Abstract: Being perceived as trustworthy comes with substantial economic benefits in many situations. Making other people think you are a trustworthy person may, therefore, be an important motive for charity and other forms of prosocial behavior, provided these activities work as signals of trustworthiness. This paper shows that donating money to an NGO substantially raises the other players' beliefs about the donors’ trustworthiness in a simple trust game. Consequently, donors receive higher transfers. The magnitude of these benefits is substantial.
    Keywords: charity, signaling, trust, trustworthiness
    JEL: C72 C92 H41
    Date: 2010–11
    URL: http://d.repec.org/n?u=RePEc:iza:izadps:dp5299&r=ltv
  4. By: Reuben, Ernesto (Columbia University); Rey-Biel, Pedro (Universitat Autònoma de Barcelona); Sapienza, Paola (Northwestern University); Zingales, Luigi (University of Chicago)
    Abstract: We present evidence from an experiment in which groups select a leader to compete against the leaders of other groups in a real-effort task that they have all performed in the past. We find that women are selected much less often as leaders than is suggested by their individual past performance. We study three potential explanations for the underrepresentation of women, namely, gender differences in overconfidence concerning past performance, in the willingness to exaggerate past performance to the group, and in the reaction to monetary incentives. We find that men’s overconfidence is the driving force behind the observed prevalence of male representation.
    Keywords: discrimination, gender gap, glass ceiling, overconfidence, leadership
    JEL: J71 C92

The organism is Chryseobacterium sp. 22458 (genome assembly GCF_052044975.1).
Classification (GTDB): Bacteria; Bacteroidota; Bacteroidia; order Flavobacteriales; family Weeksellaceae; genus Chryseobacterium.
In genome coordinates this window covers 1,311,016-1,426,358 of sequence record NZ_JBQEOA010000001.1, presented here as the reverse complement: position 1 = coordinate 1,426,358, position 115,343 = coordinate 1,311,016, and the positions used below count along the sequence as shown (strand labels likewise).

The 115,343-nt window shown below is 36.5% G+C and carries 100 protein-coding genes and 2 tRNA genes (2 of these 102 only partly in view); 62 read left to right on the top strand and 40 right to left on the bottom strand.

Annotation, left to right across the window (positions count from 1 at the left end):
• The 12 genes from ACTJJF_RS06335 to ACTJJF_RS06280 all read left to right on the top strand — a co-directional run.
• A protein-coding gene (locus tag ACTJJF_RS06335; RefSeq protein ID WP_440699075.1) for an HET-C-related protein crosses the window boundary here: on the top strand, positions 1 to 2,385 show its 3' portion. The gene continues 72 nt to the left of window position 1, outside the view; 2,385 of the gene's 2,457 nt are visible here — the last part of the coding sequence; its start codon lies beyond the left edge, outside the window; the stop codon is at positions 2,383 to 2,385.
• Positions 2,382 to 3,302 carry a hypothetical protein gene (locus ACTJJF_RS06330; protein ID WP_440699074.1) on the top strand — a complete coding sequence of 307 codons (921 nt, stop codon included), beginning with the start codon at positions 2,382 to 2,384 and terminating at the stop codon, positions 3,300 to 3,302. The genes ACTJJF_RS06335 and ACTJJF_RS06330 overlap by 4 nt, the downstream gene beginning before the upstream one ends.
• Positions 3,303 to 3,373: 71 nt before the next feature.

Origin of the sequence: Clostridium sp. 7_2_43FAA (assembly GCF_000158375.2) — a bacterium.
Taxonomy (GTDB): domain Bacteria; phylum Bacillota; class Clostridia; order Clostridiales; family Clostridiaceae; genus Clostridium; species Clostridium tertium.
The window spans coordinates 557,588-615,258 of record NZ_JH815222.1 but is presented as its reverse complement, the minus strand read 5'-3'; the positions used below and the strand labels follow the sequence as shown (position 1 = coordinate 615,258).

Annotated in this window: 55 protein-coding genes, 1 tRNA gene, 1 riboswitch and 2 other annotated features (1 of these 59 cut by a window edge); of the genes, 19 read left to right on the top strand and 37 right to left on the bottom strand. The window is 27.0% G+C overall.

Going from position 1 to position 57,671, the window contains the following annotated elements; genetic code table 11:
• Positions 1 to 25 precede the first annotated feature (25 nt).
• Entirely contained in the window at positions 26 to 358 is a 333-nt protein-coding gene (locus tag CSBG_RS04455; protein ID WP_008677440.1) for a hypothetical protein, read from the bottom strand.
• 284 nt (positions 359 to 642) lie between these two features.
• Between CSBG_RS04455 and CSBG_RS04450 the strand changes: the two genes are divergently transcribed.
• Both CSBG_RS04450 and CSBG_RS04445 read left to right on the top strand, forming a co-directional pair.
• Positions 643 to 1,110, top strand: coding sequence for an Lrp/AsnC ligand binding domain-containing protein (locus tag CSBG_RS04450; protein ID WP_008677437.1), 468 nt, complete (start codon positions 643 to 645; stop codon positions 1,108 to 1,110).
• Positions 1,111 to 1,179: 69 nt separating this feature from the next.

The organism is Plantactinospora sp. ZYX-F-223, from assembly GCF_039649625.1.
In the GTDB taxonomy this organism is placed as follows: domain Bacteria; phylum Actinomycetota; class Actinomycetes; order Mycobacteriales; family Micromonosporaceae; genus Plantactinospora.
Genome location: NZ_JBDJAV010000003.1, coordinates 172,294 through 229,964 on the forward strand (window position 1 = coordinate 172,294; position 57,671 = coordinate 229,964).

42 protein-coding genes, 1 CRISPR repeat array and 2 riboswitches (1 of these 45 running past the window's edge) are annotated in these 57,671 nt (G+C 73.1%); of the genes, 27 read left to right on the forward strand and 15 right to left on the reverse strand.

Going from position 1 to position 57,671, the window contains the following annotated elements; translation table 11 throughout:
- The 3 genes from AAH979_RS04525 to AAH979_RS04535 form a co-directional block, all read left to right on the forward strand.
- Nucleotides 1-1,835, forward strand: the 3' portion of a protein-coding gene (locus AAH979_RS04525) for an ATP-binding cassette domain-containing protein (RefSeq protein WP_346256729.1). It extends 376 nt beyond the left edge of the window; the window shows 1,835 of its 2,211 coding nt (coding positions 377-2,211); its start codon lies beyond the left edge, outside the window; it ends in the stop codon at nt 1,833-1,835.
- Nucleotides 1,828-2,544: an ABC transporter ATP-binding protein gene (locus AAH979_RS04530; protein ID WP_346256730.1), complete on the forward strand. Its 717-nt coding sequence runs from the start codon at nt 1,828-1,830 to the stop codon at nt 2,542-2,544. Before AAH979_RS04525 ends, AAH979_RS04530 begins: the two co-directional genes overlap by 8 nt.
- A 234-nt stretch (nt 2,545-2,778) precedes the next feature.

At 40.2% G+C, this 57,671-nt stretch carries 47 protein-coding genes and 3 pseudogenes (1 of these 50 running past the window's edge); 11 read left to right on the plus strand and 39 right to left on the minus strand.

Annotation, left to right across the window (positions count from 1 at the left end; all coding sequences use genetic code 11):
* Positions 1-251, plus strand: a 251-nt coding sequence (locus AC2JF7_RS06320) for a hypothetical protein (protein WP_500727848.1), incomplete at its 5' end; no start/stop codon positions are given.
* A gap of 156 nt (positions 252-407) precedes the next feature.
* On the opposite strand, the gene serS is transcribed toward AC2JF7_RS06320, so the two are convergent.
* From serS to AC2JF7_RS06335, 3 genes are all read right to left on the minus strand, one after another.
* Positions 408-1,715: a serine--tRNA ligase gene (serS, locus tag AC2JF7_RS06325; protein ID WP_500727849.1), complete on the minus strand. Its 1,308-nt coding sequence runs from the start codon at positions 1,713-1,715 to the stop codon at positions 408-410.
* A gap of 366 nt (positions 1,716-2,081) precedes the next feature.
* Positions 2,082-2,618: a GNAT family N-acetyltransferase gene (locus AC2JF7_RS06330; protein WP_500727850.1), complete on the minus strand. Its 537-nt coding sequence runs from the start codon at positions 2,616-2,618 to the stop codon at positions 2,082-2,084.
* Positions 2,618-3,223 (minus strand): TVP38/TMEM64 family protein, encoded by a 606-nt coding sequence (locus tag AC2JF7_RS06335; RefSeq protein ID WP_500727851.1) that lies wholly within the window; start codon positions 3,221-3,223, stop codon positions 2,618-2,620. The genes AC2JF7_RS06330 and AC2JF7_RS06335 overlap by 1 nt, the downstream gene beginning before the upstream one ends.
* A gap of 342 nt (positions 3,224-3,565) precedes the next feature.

Date: 2010–11
    URL: http://d.repec.org/n?u=RePEc:iza:izadps:dp5300&r=ltv
  5. By: William Easterly
    Abstract: Structural adjustment, as measured by the number of adjustment loans from the IMF and World Bank, reduces the growth elasticity of poverty reduction. Growth does reduce poverty, but the author find no evidence for a direct effect of structural adjustment on growth. Instead, the poor benefit less from output expansion in countries with many adjustment loans than in countries with few adjustment loans. By the same token, the poor suffer less from an output contraction in countries with many adjustment loans than in countries with few adjustment loans. [Discussion Paper No. 2001/102]
    Keywords: poverty, structural adjustment, economic growth, income distribution
    Date: 2010
    URL: http://d.repec.org/n?u=RePEc:ess:wpaper:id:3193&r=ltv
  6. By: Eddy van Doorslaer; Owen O’ Donnell
    Abstract: This paper describes approaches to the measurement and explanation of income-related inequality and inequity in health care financing, health care utilization and health and considers the applicability and the feasibility of these methods in low-income countries. Results from a comparative study of 14 Asian countries are used to illustrate the main issues. [Discussion Paper No. 2008/04]
    Keywords: health inequality, equity, Asian, applicablity, feasibility
    Date: 2010
    URL: http://d.repec.org/n?u=RePEc:ess:wpaper:id:3177&r=ltv